Following were the issues before the High Court for consideration:
1. Whether the Speaker of the Legislative Assembly of Delhi has any power to recruit OSD, to grant absorption to the post of Joint Secretary, and further to appointment to the post of Secretary in the absence of any Recruitment Rules for the post of Joint Secretary and Secretary in Delhi Legislative Assembly?
2. Whether the appointment of the petitioner was legal?
3. Whether the termination was just and proper in accordance with the law?
The Court while dealing with the first issue noted, "In the instant case, after having analysed the constitutional provisions, it is concluded that appointments to the position of Secretary, DLA fall outside the purview of the office of Speaker, DLA who, to the most, could have a say to the extent of being consulted and even not that of his concurrence. The appropriate Appointing Authority is the Lt. Governor of the NCT of Delhi."
With regard to the second issue, the Court observed that the Lt. Governor did not grant any sanction for settling the terms and conditions of the deputation of the petitioner, and the facts, thus, reveal that the deputation of the petitioner was made on the non-existent post of OSD, after completion of probation period as OSD, he was immediately absorbed on the post of Joint Secretary and immediately within a year, he was given the charge of Secretary with all upgradation in pay scales. The Court further said, "Nowhere the approval was taken from competent authority for such deputation as OSD, absorption to Joint Secretary and promotion to Secretary, the appointment was vitiated by fraud and is void ab initio."
The Court in the context of the third issue held, "The entire saga of the series of appointments, absorption and promotion of the petitioner is tainted with irregularities and illegalities, de-hors the rules or due process of law, without approval by the competent authority and is vitiated. In view of the irregularities and illegalities therein, Show Cause Notices were invoked against him as ordered by the Lt. Governor being the appropriate appointing authority and even the opportunity of being heard was granted to the petitioner. Even after having received the Show Cause Notices about his misconduct, the petitioner neither disputed nor gave any explanation to defend himself. Hence, the service of the petitioner was rightly terminated by the competent authority, i.e., the Lt. Governor."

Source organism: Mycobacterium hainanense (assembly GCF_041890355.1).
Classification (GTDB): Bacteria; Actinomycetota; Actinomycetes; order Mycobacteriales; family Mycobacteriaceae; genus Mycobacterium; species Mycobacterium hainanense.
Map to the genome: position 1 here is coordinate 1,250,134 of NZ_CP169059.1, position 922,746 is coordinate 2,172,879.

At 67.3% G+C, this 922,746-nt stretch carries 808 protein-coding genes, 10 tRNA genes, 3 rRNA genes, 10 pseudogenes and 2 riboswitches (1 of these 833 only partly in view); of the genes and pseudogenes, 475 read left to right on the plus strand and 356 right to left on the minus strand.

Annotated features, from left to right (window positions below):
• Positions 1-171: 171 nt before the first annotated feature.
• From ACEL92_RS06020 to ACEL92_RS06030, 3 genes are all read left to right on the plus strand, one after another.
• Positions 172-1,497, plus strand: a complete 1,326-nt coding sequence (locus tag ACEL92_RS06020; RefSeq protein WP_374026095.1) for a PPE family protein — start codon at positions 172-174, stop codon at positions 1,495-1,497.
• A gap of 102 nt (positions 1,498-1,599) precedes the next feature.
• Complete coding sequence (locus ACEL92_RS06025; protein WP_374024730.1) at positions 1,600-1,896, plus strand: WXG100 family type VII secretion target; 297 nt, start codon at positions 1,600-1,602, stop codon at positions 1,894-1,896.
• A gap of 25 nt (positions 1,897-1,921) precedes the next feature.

The Court also stated that the appointment of the petitioner is in the teeth of law and cannot be saved.
The Court therefore concluded, "Still for the sake of argument, even if the termination order is tested on the anvil of violation of Principles of Natural Justice, there are documents on record to establish that the petitioner was granted ample opportunities by way of replying to the Show Cause Notice as well by way of personal hearings granted to him, which he chose to turn a blind eye and a deaf ear to. Therefore, the petitioner's termination cannot be termed as illegal. 114. Hence, in light of the foregoing discussion and analysis, there are no cogent reasons to entertain the petition and allow the prayers sought therein."
Accordingly, the Court dismissed the writ petition.
Cause Title – Siddharth Rao v. The Government of NCT of Delhi & Ors. (Neutral Citation: 2022/DHC/005855)